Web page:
Episode 27: Resolve to Resolve

By this point, I hope that you’ve already made your resolutions this year, and while this blog can’t help you with weight loss, a cleaner house, or fewer sweets, what I can do is give you some tips for keeping your writing resolutions. Motivation is a large part of writing, and there are a few ways to get jump started on your novel, research paper, or chapbook of poems.

Step 1: Lose the phrase writers’ block. I’m serious. Most of the time this phrase is simply an excuse not to sit down and write. Changing terminology may seem pedantic, but motivation is all about psychology. Psyche yourself out and call your struggles “reallocation of writing talents” or something like that. If you can’t find the right words, then write the wrong ones for as long as it takes. You can always delete later. The only “wrong” words, really, are the ones you don’t write because of a fear of failure or an uncertainty about where the writing will go.

Step 2: Get in the groove. Write as often as you can. Writing every day is the goal, and some easy ways to do this are to start a blog or journal. Ten words or a thousand, the amount is not the point—the point is to keep your hands moving and your brain working.

Step 3: Set goals. Give yourself a reason for writing. Finish a short story; write a novel; submit your writing somewhere. You don’t have to tell anyone what your goal is, but I highly recommend that you do. If someone else knows, then it makes the goal more “real.”

Step 4: Set deadlines. I know. I know. Your life already revolves around way too many deadlines, but there is an important point to this: deadlines make amorphous goals into solid destinations. As with your goal, if you’re comfortable, share your deadline with someone else, someone that you know will keep you accountable and ask about your project. If you are serious about developing your skills as a writer, goals and deadlines will push you to grow.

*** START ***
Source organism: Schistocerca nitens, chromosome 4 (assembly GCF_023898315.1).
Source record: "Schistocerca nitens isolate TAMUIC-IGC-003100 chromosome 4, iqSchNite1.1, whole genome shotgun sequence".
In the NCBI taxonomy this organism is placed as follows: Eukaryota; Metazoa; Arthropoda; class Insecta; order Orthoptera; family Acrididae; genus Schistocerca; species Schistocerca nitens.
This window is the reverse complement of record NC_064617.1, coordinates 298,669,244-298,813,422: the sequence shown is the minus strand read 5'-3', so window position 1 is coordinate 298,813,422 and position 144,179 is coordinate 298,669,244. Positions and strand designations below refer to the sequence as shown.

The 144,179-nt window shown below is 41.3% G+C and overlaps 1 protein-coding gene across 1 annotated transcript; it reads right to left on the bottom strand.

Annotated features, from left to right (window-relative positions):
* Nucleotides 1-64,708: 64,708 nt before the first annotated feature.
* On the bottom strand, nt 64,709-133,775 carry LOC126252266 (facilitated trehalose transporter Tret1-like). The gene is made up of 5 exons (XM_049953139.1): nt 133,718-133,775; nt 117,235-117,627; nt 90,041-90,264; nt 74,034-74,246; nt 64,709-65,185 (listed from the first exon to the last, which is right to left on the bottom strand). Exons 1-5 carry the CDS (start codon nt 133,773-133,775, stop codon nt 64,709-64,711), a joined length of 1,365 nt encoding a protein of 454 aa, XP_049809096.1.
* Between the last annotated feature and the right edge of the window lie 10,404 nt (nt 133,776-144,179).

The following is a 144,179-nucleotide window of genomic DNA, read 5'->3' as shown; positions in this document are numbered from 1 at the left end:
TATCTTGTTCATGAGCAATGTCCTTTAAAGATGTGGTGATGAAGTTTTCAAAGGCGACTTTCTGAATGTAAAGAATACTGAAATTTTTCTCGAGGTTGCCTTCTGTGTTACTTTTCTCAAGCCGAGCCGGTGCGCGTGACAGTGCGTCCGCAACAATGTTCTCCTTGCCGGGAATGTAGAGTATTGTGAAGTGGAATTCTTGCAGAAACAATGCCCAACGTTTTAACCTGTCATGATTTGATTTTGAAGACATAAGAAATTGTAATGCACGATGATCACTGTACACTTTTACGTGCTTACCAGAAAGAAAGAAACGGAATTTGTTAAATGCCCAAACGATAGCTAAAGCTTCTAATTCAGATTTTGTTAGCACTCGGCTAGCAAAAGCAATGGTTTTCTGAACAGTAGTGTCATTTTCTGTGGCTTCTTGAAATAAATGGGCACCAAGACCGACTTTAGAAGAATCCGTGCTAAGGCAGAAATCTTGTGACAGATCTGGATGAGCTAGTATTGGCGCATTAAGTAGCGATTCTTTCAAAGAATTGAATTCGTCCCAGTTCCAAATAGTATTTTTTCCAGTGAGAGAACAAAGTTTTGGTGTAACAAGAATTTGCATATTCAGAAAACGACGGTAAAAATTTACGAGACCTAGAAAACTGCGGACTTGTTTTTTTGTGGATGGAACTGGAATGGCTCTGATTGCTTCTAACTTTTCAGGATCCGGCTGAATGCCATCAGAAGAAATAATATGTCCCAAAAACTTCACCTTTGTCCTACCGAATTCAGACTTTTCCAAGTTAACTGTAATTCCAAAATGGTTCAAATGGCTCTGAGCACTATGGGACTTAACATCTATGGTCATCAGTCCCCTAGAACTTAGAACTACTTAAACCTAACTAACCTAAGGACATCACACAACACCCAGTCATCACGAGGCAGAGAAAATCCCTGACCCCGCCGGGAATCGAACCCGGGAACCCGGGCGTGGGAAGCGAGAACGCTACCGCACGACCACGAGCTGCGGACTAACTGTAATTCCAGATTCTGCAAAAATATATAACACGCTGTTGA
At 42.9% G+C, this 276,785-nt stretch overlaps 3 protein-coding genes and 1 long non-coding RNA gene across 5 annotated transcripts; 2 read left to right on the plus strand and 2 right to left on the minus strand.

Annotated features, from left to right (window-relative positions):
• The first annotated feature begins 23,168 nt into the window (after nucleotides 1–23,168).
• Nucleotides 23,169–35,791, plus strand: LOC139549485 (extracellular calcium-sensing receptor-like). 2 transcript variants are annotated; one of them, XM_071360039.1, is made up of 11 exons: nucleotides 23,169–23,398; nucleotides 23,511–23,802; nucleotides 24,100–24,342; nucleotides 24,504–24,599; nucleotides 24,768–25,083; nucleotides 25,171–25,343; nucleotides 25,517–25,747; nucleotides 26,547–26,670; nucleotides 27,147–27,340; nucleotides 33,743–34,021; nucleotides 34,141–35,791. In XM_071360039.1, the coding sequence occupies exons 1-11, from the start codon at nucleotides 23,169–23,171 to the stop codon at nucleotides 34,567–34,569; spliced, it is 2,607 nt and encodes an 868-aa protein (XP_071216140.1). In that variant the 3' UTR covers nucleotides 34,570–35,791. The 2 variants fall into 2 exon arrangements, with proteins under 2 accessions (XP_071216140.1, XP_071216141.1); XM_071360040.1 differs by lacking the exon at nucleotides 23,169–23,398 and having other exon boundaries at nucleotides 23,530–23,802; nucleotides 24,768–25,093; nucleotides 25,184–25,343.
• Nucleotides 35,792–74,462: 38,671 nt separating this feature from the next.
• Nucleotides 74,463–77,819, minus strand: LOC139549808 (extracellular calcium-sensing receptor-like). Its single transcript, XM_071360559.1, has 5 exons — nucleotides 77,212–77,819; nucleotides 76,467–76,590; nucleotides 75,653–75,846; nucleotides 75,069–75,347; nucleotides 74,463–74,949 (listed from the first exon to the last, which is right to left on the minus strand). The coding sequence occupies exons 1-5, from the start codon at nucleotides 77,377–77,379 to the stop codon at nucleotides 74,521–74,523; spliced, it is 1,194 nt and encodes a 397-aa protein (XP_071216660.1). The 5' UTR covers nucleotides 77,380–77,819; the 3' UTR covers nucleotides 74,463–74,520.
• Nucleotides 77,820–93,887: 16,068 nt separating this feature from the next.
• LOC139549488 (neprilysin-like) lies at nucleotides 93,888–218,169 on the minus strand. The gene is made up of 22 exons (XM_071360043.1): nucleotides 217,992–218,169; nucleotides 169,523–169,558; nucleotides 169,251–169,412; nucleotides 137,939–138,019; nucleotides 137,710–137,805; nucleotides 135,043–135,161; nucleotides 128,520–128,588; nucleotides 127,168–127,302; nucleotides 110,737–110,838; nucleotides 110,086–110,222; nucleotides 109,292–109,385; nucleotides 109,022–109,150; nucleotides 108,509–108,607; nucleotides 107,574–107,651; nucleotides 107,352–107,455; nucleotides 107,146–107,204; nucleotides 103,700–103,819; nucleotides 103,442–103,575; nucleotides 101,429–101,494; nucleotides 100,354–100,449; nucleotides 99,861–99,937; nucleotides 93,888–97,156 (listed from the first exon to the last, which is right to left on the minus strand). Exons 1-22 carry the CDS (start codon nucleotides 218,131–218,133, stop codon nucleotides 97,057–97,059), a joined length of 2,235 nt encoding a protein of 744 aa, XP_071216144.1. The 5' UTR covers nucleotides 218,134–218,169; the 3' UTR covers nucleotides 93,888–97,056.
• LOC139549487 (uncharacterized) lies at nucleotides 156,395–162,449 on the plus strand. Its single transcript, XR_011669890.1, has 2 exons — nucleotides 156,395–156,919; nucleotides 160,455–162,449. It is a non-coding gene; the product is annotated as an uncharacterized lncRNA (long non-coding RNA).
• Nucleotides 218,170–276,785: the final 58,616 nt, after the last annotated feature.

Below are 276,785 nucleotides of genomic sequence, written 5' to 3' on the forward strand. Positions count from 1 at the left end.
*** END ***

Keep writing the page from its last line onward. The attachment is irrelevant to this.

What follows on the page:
Step 5: Push yourself. Writing is like any other skill (or muscle), improvement comes from use. Try moving beyond just the types of writing that you’re comfortable with. Write something technical or creative; use a point of view that you’ve never tried before. Tackle haiku.

Step 6: Perfect what you start. Once you’ve got something written down, keep working on it. Get in the habit of revising everything that you write—even if it’s for your eyes only. Revising helps you to see your weakest areas and grow in the writing that is for others.

Step 7: Enjoy what you do. While goals and deadlines will help motivate you, keep in mind that writing should be about the joy of using words to convey a message. If you’re not enjoying the writing, then it’s less likely that others will enjoy the reading.

I hope 2009 is the best year for your writing yet.


2 thoughts on “Episode 27: Resolve to Resolve

  1. Absolutely. I keep a running list of articles and projects either in my mail program or Google Docs. I don’t specifically block off a set time for working on specific items, but I do set aside a block of my work time and “free time” for working on editing and writing on a consistent basis. I’m a person of habit; so, this works best for me. Others, however, may need to establish a more stringent schedule.

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